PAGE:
Now, it’s helpful for us to dig into this a bit. As I understand it, during Israel’s hot summer months, the sand around the Sea of Galilee gets really, really hard on the surface.

It feels solid.

But would it be wise to build your house on a hard surface?

Would it not be wiser to dig down to bedrock and build your foundation upon that?

Now, I’m not what anyone would consider handy. I have trouble hitting a nail with a hammer. My hobbies don’t including building things or using power tools.

I read books and write for fun.

These, historically, have not been considered “manly” hobbies.

But it just seems like good sense that if you’re building a house, you’re going to want to make sure the foundation is deep.

That it’s secure. That if there’s a gust of wind, your house isn’t going to fall over.

Everyone then who hears these words of mine and does them will be like a wise man who built his house on the rock. And the rain fell, and the floods came, and the winds blew and beat on that house, but it did not fall, because it had been founded on the rock.

Jesus is telling us that it’s no different with our faith.

We can build it on a firm foundation—on the rock, or we can build it on a foundation that’s only surface, but no substance.

So what’s our foundation?

Obedience is not optional

Jesus is pointing us to a reality that is hard for many of us in North America to grasp—that there is some objective evidence that one has been born again, that one is actually a Christian.

You might be thinking, “Wait—did he just say that?”

Yes.

“That’s not very nice, is it?”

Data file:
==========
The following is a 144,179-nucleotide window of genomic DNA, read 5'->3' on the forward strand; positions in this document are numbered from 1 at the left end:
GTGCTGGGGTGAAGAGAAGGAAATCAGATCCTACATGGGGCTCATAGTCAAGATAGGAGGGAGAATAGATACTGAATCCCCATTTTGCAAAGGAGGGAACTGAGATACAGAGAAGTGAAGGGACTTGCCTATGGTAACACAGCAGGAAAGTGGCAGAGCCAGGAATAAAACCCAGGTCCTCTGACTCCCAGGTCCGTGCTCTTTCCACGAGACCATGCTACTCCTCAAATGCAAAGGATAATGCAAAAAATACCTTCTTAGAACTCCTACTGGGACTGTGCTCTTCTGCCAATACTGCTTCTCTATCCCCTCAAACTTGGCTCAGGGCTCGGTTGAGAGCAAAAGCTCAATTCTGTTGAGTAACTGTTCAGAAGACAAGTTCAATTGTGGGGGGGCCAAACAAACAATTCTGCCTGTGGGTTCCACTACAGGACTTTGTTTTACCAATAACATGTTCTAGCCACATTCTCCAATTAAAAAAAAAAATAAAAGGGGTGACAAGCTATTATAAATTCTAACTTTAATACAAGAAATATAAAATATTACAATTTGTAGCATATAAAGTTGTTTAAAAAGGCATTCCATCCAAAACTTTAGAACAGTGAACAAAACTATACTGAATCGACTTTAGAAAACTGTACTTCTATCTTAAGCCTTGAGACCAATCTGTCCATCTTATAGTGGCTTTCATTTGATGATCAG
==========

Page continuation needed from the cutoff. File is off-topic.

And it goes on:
No.

But it’s true.

Throughout Scripture, it’s made abundantly clear that if this is true—if, as Paul wrote in 2 Cor. 5:17, one is a new creation in Christ, if the old has truly passed away and the new has truly come—there must be some tangible indication.

So what is it?

Obedience to Christ.

This is the first thing we have to understand:

Obedience is not optional.

Everyone then who hears these words of mine and does them will be like a wise man who built his house on the rock.

Throughout the Bible, we are repeatedly shown a connection between one’s claim to be a follower of Jesus and obedience.

In Exodus 19:5, God tells the people, “Now therefore, if you will indeed obey my voice and keep my covenant, you shall be my treasured possession among all peoples, for all the earth is mine.”

1 Samuel 15:22 says, “Has the Lord as great delight in burnt offerings and sacrifices, as in obeying the voice of the Lord? Behold, to obey is better than sacrifice, and to listen than the fat of rams.”

John 3:36 tells us, “Whoever believes in the Son has eternal life; whoever does not obey the Son shall not see life, but the wrath of God remains on him.”

1 John 5:2 says, “By this we know that we love the children of God, when we love God and obey his commandments.”

James 1:22-24 tells us to, “be doers of the word, and not hearers only, deceiving yourselves. For if anyone is a hearer of the word and not a doer, he is like a man who looks intently at his natural face in a mirror. For he looks at himself and goes away and at once forgets what he was like.”

Let’s stop there for a second. Picture this—I’m standing in front of the mirror and I’m just…

Looking

“Dang, I look good. Wow… Hey, Emily, come look at how good I look!”

Okay, so maybe that’s me deceiving myself in front of the mirror.

Maybe this is a better example: Church wraps up. The sermon was awesome—this is obviously on a day when your pastor is here and not me—you’re inspired, you’re singing at the top of your lungs. You’re like, “Yes! I’m going to do that! I’m going to totally take back my town for Jesus!”

Then you get in your car.

You drive into London.

You hit traffic.

And it’s bad.

Because it’s London.

Just a moment ago, you were praising God. The next, you’re cussing out the driver in front of you.

Am I the only one who’s done that?

Perhaps most convicting is 1 John 2:3-6